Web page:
To top off our evening, we grabbed a bite just nearby on Rue Sainte-Anne, the Japanese quartier of Paris. The long lines are a testament to which places are recommendable. One of our favorites is Aki at 11 Rue Sainte-Anne, 75001 Paris. Although there is a variety of soups and menus, the okonomiyaki, the seafood and vegetable omelette, is the highly-recommended specialty of the house.
It was such a wonderful evening, I had to run back home to my MacBook Pro and tell you all about it!
Very few cafes have the same open charm and open arms as Cafe Titon on the corner of Rue Chanzy and Rue Titon. On a no-frills corner in the 11e arrondisement, Cafe Titon opens up like a clamshell onto the street. Maybe it is the ancient stone mosaic tiles geometrically breaking up the floor or the makeshift loveseat of beatup leather armchairs pushed together. Photos are hung back-to-back to engage patrons and the passerby. The wraparound bar’s stocked shelves of Paulaner glasses and a currywurst special on the menu are a subtle wink to the fact that Cafe Titon is Paris’s Germanophile bar. An overhead projector broadcasts football matches,riling up a rowdy crowd in the evenings.
It is one blueberry scone and chai latte away from being a coffee shop in Prospect Park, Brooklyn, Wicker Park, Chicago, or anywhere but here. But I will spare the comparisons and embrace the currywurst, the beer on tap, and maybe even football!
We are in the demolition stage of our new apartment. This morning, as we walked into the place for our daily visit, our quirky 1950s flat to-be was transformed into the town of Bedrock. Before I could even say “Wow, what a dump!”, “Ohmygawwwwputainmerde!” My first step into the apartment, I got a nail in the foot. The throbbing pain was the least of my worries. Since I have the undisputed Generation Me dilemma of not having had health insurance since my shatterproof undergraduate days, I was sure I could feel my jaw locking in the matter of moments. Luckily, I had an unsuccessful semester in grad school that got me up to speed on that important tetanus shot. Phew!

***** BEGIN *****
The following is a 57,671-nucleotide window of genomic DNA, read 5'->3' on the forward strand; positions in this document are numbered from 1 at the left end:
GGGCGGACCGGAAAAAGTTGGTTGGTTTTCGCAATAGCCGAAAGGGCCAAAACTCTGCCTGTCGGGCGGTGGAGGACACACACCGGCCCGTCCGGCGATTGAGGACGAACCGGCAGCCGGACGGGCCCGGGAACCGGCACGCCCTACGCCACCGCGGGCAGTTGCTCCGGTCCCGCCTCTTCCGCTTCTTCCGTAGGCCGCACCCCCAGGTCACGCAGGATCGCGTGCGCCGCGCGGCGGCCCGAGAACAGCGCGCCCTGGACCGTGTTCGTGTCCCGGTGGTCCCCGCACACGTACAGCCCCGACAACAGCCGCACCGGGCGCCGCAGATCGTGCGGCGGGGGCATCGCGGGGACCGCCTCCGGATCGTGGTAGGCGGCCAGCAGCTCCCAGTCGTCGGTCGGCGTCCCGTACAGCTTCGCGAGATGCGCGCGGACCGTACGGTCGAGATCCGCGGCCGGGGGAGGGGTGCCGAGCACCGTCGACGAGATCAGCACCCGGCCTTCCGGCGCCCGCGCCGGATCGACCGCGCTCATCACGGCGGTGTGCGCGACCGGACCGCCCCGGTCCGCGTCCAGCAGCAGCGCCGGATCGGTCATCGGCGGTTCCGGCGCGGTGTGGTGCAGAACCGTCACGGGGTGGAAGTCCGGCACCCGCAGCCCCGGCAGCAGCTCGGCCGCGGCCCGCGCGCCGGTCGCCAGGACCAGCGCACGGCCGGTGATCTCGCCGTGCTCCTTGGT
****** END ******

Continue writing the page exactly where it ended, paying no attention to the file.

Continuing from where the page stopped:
To help ease the pain, I was whisked off for lunch at the hyper-popular food truck Le Camion Qui Fume by mon mari qui fume. Le Camion Qui Fume ends the search for an authentic American cheeseburger in Paris. Although there are imposters on every cafe menu, 18 euros for a dry, uninspired hamburger on an industrial bun is not worth the ho-hum indulgence. Food trucks have not taken off in Paris yet, partially considering that the French cannot eat with their hands alone. But fellow American expat Kristin Frederick has mastered the right fatty mix of ground beef, the soft, butter-brushed sesame seed buns, real cheddar and shoestring fries to cheer up any expat having a bad day. Although the truck changes locations everyday, we dug into our burgers on the steps of the Église de la Madeleine overlooking the Place de la Concorde. And at just 10 euros for a burger and fries, there is no better bargain or breathtaking view.